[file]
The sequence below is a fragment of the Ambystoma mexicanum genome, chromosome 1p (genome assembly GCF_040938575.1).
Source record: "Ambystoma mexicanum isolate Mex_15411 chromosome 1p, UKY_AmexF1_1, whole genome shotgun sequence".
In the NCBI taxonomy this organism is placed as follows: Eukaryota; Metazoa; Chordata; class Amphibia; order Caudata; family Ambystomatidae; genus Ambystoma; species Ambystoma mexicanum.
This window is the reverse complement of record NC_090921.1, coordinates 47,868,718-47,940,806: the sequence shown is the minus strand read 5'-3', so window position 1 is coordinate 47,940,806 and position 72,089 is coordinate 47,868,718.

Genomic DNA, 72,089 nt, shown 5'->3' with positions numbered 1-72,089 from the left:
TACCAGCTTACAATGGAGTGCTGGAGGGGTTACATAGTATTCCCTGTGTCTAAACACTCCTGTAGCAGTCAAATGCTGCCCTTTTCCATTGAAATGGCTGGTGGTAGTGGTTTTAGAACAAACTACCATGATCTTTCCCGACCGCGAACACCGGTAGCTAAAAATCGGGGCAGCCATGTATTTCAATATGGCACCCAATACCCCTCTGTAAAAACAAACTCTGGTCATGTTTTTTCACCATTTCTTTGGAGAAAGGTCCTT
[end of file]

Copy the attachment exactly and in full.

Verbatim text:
The sequence below is a fragment of the Ambystoma mexicanum genome, chromosome 1p (genome assembly GCF_040938575.1).
Source record: "Ambystoma mexicanum isolate Mex_15411 chromosome 1p, UKY_AmexF1_1, whole genome shotgun sequence".
In the NCBI taxonomy this organism is placed as follows: Eukaryota; Metazoa; Chordata; class Amphibia; order Caudata; family Ambystomatidae; genus Ambystoma; species Ambystoma mexicanum.
This window is the reverse complement of record NC_090921.1, coordinates 47,868,718-47,940,806: the sequence shown is the minus strand read 5'-3', so window position 1 is coordinate 47,940,806 and position 72,089 is coordinate 47,868,718.

Genomic DNA, 72,089 nt, shown 5'->3' with positions numbered 1-72,089 from the left:
TACCAGCTTACAATGGAGTGCTGGAGGGGTTACATAGTATTCCCTGTGTCTAAACACTCCTGTAGCAGTCAAATGCTGCCCTTTTCCATTGAAATGGCTGGTGGTAGTGGTTTTAGAACAAACTACCATGATCTTTCCCGACCGCGAACACCGGTAGCTAAAAATCGGGGCAGCCATGTATTTCAATATGGCACCCAATACCCCTCTGTAAAAACAAACTCTGGTCATGTTTTTTCACCATTTCTTTGGAGAAAGGTCCTT